These statistics are consistent with the narrative that pension funds were complacent and satisfied with their LDI borrowing and maintained their positions until the September crisis hit. It is equally possible that trustees were largely unaware of what was being done in their name.
By contrast, there are no noticeable increases or decreases in lending to the private corporate sector, which implies that the extent of borrowing by schemes from their sponsor employers was limited and most likely met, where it happened, from their existing corporate cash resources.
It is clear that significant deleveraging by pension funds has taken place, but it needed to, as at the end of September 2022, leverage was 18.2% of schemes’ much depleted assets. Note that this is not the overall leverage, which would involve consideration also of the derivatives exposures of schemes, for which we know only that it was substantial. The declines seen in repo exposure shown in the monetary statistics, 38% – 40% of the pre-crisis outstanding, would, if repeated across all sources of repo finance, leave repo leverage slightly above its 10.5% level at the beginning of the year.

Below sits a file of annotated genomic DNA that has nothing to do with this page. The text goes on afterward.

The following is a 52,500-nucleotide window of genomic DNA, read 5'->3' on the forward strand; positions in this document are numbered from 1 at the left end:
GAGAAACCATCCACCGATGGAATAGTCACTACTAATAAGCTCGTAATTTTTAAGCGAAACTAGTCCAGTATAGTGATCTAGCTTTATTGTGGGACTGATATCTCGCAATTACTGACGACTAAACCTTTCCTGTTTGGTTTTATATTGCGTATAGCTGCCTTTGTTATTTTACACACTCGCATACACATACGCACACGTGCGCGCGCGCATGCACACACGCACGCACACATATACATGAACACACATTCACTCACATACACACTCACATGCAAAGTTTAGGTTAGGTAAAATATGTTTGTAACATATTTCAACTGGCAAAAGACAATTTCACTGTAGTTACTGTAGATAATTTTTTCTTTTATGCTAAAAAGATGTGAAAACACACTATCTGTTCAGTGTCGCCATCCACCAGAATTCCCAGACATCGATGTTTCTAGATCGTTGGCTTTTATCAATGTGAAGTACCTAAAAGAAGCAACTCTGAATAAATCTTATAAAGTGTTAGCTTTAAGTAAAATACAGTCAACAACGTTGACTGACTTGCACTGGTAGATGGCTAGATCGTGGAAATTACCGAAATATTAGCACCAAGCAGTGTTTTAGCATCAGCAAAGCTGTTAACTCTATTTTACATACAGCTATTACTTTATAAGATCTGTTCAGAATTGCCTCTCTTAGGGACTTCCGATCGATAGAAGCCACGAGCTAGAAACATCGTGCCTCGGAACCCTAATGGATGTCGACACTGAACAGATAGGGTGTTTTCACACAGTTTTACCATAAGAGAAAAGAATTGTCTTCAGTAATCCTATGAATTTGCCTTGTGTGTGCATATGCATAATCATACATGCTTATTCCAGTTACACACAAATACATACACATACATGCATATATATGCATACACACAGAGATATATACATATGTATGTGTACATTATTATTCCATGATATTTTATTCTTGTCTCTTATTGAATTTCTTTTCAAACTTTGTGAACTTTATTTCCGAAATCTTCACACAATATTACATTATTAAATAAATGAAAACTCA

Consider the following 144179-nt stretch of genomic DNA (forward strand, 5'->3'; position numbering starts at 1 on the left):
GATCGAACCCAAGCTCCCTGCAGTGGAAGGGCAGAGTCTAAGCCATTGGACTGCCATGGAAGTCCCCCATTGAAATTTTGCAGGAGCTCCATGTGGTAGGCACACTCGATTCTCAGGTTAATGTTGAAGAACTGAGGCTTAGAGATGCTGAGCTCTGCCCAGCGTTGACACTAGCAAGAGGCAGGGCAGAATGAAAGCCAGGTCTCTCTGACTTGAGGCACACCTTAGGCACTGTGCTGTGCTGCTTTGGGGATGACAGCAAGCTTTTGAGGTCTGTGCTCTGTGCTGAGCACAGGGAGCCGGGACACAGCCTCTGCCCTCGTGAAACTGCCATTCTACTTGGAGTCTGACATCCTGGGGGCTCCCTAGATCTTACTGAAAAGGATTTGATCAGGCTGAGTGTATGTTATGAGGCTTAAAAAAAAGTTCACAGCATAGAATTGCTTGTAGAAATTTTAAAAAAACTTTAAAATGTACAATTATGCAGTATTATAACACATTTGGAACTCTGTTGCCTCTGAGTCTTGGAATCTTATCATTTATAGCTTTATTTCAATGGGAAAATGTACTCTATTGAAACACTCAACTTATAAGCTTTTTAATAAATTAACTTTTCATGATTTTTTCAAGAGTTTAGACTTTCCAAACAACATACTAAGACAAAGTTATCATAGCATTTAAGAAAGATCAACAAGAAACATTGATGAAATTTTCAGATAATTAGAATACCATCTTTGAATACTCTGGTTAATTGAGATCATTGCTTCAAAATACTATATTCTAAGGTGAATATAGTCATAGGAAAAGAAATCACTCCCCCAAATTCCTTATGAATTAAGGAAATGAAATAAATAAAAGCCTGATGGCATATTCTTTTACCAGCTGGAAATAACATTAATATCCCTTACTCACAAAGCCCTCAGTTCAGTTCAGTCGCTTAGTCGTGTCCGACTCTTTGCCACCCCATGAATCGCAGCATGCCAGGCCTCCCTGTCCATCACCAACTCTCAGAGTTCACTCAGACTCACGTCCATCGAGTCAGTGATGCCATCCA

Based on the ONS data, schemes sold some £18 billion of corporate bonds and £33 billion of equity over the nine months to the end of September, a total of £51 billion raised. Over the quarter ending September 2022, just £4 billion of conventional gilts were sold. The rebalancing since, as captured by these monetary statistics, suggests that sales to a somewhat greater value have taken place, perhaps around £68 billion. The question which must then be asked is which assets were chosen for sale. It is worth noting that the £19.3 billion of assets, sold to the Bank of England during their intervention, have been repurchased by pension funds – at a net loss to the sector of £3.8 billion.
This concern is more than academic. If yet more high yielding assets have been sold, there must be doubt as to the feasibility of the residual asset portfolio now being capable of delivering the returns needed to support the higher discount rates in use.
It is highly likely that during the crisis schemes sold what was easiest to sell, their most liquid assets – the net result being that schemes were not only smaller but also proportionately invested in less liquid assets. USS for example reported an increase in its proportion of private investment from around 30% at the beginning of the year to around 45% at the end of September.